PCChips M598 Motherboard (SiS 530)
This is yet another of the "clone boards" distributed under many
different names by many different resellers. It's identified by the
large heatsink with "SiS 530" printed on it but there are no other
identifiable markings but a small "version" number near the keyboard
connector. This board runs its front-side-bus at 100 MHz making it a
really good deal if you want to take advantage of the superior price
point of the AMD K6-2 processors. This motherboard can be had for
about $80 and is one of the earlier PC100 boards with integrated
graphics and sound. Like the other PC Chips clone boards, some
resellers will sell you an ATX Form Card which brings two USB
connectors, a PS/2 mouse port, and a mini-DIN IRDA connector to the
back panel. Tiger Direct sells the board at a good price but they
don't sell the $6 ATX form card for some reason. With a hard disk and
case already in hand I was able to cobble together a very fast 350 MHz
AMD K6-2 system with 64 MHz of PC100 RAM and USB -- with only $240
cash on a hot day of street buying in Flushing, NY. Surely, you can
find even lower prices via mail-order today.
There is onboard AGP video (SiS 530 chipset) that can be configured to
use up to a whopping eight megabytes of main memory for the frame
buffer. This is a tremendous graphics engine for a motherboard at
this price. Unfortunately, I was not able to get my hands on the AGP
miniport drivers to enable the AGP bus in Windows 98 so I can't speak
for its AGP performance. As a PCI adapter it seems comparable to a
generic Intel 740. Either way, an AGP video system with 8 megabytes
for the frame buffer is great for a bottomfeeder system. Since the
framebuffer memory is shared with the system it's not as fast as a
system that has dedicated SGRAM on a video card, but it's competent
enough for a bottomfeeder.
Update: Even with the latest driver this chipset does not have a
CPU-to-AGP bridge listed in the Windows 98 System control panel. I'm
still not sure this really is an AGP device.
Some of the older non-PC100 PC Chips clone boards (like the M571) had
ISA sound chipsets remarked as PCI parts. This board features actual
PCI audio with wavetable synthesis in the form of the C-Media PCI
chipset. This board has a jumper to disable the sound system in
hardware, which is a good thing because the older PC Chips M571 BIOS
wasn't very good at killing the sound chipset.
The revision number of this board is next to the keyboard connector.
Mine is labelled "v 5.0" which comes from a dealer in Flushing, NY.
I'm not certain of the significance of these version numbers when
seeking this motherboard out. This board is sold under many different
names and sometimes under no name at all. Tiger Direct sells this as
their "M598" board. The "SiS 530" mark may not always be present on
the heatsink and there appear to be some boards around without a
heatsink on the BGA package at all. Those boards can be physically
dangerous and should be avoided.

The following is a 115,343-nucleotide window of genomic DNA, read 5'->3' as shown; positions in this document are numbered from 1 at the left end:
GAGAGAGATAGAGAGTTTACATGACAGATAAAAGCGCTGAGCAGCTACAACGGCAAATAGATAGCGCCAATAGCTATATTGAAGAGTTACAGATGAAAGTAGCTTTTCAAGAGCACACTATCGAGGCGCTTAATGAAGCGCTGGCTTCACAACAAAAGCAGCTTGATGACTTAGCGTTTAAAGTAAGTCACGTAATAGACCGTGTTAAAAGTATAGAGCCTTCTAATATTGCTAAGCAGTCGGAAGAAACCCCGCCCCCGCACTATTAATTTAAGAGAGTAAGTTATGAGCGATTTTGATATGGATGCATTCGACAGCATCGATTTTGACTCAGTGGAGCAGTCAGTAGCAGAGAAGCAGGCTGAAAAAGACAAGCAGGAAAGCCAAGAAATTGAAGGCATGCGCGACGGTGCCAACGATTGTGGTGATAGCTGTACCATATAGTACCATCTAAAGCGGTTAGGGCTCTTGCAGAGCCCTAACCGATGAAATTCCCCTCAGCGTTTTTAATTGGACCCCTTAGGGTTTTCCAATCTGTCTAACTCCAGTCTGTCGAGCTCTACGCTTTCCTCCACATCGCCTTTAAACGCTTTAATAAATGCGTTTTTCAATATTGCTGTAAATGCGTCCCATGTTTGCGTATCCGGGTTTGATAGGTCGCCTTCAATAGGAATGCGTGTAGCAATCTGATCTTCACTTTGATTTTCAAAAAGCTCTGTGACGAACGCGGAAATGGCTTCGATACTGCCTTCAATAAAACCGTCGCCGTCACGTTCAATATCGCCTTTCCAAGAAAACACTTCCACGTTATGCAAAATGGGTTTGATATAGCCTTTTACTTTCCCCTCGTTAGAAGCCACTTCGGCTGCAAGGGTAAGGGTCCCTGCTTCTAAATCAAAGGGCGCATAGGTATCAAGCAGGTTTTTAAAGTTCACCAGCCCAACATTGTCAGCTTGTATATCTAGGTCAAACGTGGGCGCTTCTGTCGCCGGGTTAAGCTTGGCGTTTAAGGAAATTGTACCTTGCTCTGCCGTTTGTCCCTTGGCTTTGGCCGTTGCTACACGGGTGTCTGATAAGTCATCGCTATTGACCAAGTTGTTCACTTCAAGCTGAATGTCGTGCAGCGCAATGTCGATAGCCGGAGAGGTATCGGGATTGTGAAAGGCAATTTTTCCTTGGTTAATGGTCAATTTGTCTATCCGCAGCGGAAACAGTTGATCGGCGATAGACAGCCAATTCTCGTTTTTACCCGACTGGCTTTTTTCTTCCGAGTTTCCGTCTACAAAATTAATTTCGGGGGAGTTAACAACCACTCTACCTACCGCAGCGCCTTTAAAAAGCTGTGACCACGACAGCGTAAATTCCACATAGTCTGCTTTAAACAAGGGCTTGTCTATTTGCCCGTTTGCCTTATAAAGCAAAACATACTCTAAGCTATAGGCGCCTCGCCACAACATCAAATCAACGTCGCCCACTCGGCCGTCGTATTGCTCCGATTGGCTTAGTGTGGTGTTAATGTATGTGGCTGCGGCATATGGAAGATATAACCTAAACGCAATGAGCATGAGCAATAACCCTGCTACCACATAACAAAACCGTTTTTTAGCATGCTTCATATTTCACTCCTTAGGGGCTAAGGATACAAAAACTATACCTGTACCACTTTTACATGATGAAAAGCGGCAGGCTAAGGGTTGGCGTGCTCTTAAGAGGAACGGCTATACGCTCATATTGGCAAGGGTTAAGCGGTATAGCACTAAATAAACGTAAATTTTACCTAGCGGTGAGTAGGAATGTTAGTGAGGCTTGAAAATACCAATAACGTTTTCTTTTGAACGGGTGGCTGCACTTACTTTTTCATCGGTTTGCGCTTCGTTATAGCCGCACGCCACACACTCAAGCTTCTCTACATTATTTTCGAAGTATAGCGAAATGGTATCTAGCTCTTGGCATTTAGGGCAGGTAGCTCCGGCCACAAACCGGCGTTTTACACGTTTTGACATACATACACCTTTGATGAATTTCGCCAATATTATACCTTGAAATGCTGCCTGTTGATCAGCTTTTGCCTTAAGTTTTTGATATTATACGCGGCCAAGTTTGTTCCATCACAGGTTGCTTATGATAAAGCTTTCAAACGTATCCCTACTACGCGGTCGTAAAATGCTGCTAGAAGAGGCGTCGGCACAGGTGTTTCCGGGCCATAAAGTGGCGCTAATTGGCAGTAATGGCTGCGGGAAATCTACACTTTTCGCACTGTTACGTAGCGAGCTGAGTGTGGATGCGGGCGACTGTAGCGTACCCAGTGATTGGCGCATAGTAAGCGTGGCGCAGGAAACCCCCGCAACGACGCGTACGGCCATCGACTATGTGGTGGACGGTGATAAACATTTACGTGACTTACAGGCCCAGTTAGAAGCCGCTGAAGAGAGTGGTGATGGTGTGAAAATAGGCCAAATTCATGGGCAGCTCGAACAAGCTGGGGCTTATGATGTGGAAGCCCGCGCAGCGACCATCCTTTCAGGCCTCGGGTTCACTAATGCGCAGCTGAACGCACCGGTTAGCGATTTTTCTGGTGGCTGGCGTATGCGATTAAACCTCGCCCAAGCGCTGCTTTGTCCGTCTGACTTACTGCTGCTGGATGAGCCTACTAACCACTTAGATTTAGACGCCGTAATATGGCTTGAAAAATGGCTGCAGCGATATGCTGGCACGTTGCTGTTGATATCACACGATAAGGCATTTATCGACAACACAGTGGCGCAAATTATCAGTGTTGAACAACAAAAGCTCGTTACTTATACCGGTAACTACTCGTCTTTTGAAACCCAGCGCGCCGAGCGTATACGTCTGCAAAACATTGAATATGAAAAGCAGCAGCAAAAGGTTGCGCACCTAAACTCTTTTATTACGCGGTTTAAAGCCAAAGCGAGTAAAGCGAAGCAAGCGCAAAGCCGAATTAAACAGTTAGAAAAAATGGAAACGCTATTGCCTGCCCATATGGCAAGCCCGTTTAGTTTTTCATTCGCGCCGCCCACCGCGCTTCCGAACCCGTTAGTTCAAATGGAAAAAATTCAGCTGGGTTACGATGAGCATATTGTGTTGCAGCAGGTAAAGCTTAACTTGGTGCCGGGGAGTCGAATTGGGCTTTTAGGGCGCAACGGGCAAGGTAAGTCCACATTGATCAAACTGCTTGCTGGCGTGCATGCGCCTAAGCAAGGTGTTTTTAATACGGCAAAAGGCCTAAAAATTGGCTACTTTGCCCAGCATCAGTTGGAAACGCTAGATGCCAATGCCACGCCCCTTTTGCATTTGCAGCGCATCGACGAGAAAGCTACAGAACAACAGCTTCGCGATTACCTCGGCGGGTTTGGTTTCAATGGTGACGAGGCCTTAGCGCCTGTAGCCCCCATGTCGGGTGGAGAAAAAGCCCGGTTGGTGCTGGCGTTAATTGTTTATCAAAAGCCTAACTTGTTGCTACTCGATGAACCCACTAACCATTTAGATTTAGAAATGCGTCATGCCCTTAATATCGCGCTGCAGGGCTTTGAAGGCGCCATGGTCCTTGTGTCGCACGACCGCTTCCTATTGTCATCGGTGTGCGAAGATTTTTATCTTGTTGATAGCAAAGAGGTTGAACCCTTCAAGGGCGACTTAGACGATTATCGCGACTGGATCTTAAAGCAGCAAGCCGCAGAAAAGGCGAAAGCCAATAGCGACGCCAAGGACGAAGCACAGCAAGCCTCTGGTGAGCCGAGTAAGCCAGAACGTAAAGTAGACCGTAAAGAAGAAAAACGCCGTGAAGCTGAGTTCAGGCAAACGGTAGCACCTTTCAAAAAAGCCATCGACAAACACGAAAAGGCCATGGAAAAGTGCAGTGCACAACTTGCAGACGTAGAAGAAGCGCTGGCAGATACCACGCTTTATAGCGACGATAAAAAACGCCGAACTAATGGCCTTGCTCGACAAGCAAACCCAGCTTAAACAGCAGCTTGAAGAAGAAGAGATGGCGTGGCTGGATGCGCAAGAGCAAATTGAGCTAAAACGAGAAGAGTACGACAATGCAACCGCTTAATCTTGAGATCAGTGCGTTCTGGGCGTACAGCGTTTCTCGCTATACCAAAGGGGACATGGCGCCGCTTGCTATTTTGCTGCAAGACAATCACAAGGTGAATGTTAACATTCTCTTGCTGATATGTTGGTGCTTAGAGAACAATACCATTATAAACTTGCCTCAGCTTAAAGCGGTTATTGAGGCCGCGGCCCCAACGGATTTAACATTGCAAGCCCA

Comments and Experiences
Buying clone boards can be a risky proposition. If you can't afford
the excellent EpOX and SOYO brands perhaps you feel adventurous enough
to save about $30 and get yourself a clone board.
I'm concerned with the AGP drivers. Not for my lack of trying, but I
just could not find what I thought were the appropriate AGP miniport
drivers. Remember that ALL non-Intel motherboards, and even some
Intel boards, require you to install AGP miniport drivers to enable
the CPU-to-AGP controller in Windows 9x. There may be some drivers
posted at www.sis.com.tw by now so you may want to look before
buying this product. A SiS representative assures me that the
graphics subsystem on this board is AGP and I have no reason to doubt
his integrity. Having said that, my experience suggests that if you
think AGP is important (not everyone does) then this board may not be
for you. I thought for a little while that I had been scammed into
purchasing the M596 but that is an ATX board. I finaly found after
extensive looking on the internet for photographs, spec sheets, and
various identification tools that the system is genuine. It's so hard
to tell with a clone board if you're getting a genuine product (see
the M571 story for more on
that). It almost makes me want to give up and spend the extra $20-$40
for SOYO or EpOX, but not quite.
If you have lots of legacy hardware this is probably one of the last
hold-outs for ISA junkies with its two slots, but the memory is
strictly DIMM only. On the other hand, the BIOS automatically figures
out your CPU's clock multiplier and voltage after you specify the
vendor and advertised clock speed. This is helpful if you're getting
the board and plopping in an old CPU before getting a new CPU. This
is also one of the first clone boards I've seen that has CPU
temperature monitoring in the form of a thermistor placed right in the
empty space underneath the CPU socket -- I can never find those on
other boards. I'm still trying to find where EpOX hides theirs!
PCChips M598 information and drivers: http://www.pcchips.com/m598.html
Tiger Direct http://www.tigerdirect.com/
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